NEARLY one in five individuals with bipolar experience ADD (or ADHD). What we really need to be aware of, though, is that we don't have to have a full-blown ADD diagnosis to complicate our lives. Virtually all of us ("normal" people included) have attention problems of some sort. Thus, we all need to be paying attention - to attention.
ADD is not so much about attention deficit (as the name implies) as a failure in directing that attention. On one extreme, the brain may hyper-focus, say on a project, at the expense of awareness of the immediate world. On the other, the brain may under-focus, bouncing from one distraction to the next, failing to stay on task.
Either way, the consequences can be devastating, but throw bipolar into the mix and we find ourselves living extremely dangerously. Hyper-focusing on a project, for instance, may lead to losing a night's sleep, which may trigger mania. Under-focus, meanwhile, may lead to frustration and a sense of learned helplessness, which is an open invitation to depression.
ADD or Hypomania?
As well as a failure in directing attention, ADD (and especially ADHD) concerns a lack of ability to rein in impulses, which can look an awful lot like the dancing-on-tables behavior of hypomania. The twist is that with ADD we seem to be talking about an operational failure in the front, rather than the back, end of the brain, where thinking is engaged in a losing battle with impulse.
To vastly oversimplify, in the ADD brain, executive function - which controls a range of vital cognitive processes such as working memory and attention - is decidedly underpowered. Stimulants, which enhance dopamine-signaling, act to boot up the brain's capacity to focus and process information. Chaotic thinking becomes organized. Of all things, in certain brains, stimulants exert a paradoxical calming effect, sometimes even aiding in sleep.
Dopamine is also involved in arousal and pleasure and reward. Thus, low arousal and no sense of pleasure creates a need to self-stimulate and seek out novelty, typically by acting on a distracting thought. The result (not surprisingly) is socially inappropriate behavior. A drug that delivers the requisite dopamine power surge may reduce the need to self-stimulate and engage in risky behavior. Again, the calming effect.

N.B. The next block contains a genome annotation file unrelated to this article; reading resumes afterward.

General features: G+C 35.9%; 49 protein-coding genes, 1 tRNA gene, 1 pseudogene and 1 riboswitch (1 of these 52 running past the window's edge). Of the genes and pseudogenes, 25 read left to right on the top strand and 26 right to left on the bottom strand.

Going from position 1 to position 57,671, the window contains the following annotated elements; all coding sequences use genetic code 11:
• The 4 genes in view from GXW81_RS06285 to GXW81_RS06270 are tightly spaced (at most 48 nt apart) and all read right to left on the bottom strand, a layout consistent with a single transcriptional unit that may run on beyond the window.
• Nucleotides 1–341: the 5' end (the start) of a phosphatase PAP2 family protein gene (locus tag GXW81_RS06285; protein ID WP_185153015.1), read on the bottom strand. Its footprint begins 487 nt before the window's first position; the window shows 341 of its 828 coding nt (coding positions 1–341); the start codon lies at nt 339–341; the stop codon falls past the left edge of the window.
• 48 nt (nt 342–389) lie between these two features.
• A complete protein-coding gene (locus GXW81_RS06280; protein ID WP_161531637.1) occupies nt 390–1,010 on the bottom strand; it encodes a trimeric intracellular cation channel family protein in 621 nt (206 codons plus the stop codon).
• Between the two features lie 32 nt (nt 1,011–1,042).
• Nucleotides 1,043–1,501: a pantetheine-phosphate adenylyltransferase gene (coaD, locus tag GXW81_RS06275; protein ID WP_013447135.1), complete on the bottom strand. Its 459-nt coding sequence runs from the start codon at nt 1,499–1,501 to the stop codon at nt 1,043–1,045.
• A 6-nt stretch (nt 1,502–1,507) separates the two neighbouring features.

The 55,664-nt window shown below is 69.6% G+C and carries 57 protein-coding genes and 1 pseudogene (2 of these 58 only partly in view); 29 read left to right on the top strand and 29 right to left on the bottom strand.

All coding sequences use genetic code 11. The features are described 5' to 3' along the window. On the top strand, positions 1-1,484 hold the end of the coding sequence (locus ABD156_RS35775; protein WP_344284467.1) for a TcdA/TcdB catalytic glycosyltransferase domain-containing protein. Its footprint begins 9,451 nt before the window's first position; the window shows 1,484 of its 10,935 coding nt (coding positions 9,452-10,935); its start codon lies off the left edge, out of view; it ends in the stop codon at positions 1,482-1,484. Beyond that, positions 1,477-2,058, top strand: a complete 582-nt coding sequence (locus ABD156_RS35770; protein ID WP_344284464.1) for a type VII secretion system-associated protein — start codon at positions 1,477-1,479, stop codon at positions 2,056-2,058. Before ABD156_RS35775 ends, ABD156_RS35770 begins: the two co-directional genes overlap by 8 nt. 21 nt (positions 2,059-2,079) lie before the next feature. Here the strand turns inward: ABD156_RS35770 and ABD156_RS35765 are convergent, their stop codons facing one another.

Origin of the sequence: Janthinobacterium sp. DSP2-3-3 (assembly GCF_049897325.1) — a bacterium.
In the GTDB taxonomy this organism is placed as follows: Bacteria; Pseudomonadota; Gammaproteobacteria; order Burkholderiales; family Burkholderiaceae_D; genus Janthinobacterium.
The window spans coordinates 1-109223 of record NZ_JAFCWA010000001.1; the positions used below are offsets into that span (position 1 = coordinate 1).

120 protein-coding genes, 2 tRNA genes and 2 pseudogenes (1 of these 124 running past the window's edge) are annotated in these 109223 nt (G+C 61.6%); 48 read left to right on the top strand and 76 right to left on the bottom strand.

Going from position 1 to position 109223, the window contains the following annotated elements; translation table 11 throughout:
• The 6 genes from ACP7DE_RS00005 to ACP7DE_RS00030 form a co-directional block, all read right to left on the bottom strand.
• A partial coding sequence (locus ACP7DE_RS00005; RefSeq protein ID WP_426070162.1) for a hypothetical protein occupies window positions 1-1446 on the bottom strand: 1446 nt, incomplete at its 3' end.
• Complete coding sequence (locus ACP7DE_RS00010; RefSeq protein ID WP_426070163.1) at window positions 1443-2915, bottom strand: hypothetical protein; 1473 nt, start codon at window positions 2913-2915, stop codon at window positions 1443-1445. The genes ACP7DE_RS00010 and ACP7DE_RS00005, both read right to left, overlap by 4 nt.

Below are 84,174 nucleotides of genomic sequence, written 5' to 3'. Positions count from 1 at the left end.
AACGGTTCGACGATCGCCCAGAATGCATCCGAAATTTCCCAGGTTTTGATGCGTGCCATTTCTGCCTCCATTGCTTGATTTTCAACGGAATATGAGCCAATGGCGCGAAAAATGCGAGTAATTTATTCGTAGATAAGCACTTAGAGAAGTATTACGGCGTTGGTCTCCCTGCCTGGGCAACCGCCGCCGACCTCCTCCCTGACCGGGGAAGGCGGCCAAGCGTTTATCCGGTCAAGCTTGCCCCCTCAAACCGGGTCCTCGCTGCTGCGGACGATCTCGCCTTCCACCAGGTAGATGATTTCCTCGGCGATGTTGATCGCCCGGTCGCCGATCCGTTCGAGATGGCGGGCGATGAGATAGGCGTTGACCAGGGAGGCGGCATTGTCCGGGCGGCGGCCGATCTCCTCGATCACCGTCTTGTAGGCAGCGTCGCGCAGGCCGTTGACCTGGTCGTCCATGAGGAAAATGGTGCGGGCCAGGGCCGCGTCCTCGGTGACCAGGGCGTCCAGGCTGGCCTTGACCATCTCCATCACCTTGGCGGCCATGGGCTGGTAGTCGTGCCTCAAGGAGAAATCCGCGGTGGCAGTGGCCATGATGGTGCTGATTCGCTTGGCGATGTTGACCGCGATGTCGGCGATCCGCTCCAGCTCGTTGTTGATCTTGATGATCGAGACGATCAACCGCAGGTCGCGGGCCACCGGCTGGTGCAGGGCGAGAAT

Unfortunately, too many with ADD self-medicate with dopamine-enhancing street drugs such as meth and cocaine. Much safer (major caveat further down) are prescription stimulants such as Ritalin or Adderall, which - when used correctly - deliver neither the instant high of street drugs nor create a dependency.
ADD or Depression or Fatigue?
"Fighting through the fog" is how those with ADD describe their attempts to achieve some form of mental clarity. ADD experts refer to "low arousal," where the reception - so to speak - fails to come in loud and clear. Whether depressed or fatigued or unable to focus, under-active dopamine circuits are the prime suspect. According to an editorial in the April 2007 American Journal of Psychiatry, titled, "Can't Get Enough of That Dopamine":
Through their many connections, dopamine neurons participate in the modulation of expectation, reward, memory, activity, attention, drives, and mood - the very substrates of psychiatric illness.
But before you pop a stimulant down the hatch, we have the bipolar brain to consider, where the very opposite - over-arousal - may be going on. Over-arousal may ramp up stress, which in turn may sabotage our efforts in staying on task. Perhaps a stimulant may sufficiently boot up the brain's executive function to help bring order to the chaos. Or perhaps a stimulant may worsen the chaos, add oil to the fire. It's a crap-shoot. Who knows?
Sorting Through the Mess
Confused? Good - we need to be asking tough questions. "Is there any ADD going on with me?" is a good start. Over on the blog I used to do for HealthCentral, a number of my readers commented on the diagnostic chaos. For instance, from Joe, who four years earlier was diagnosed with bipolar II: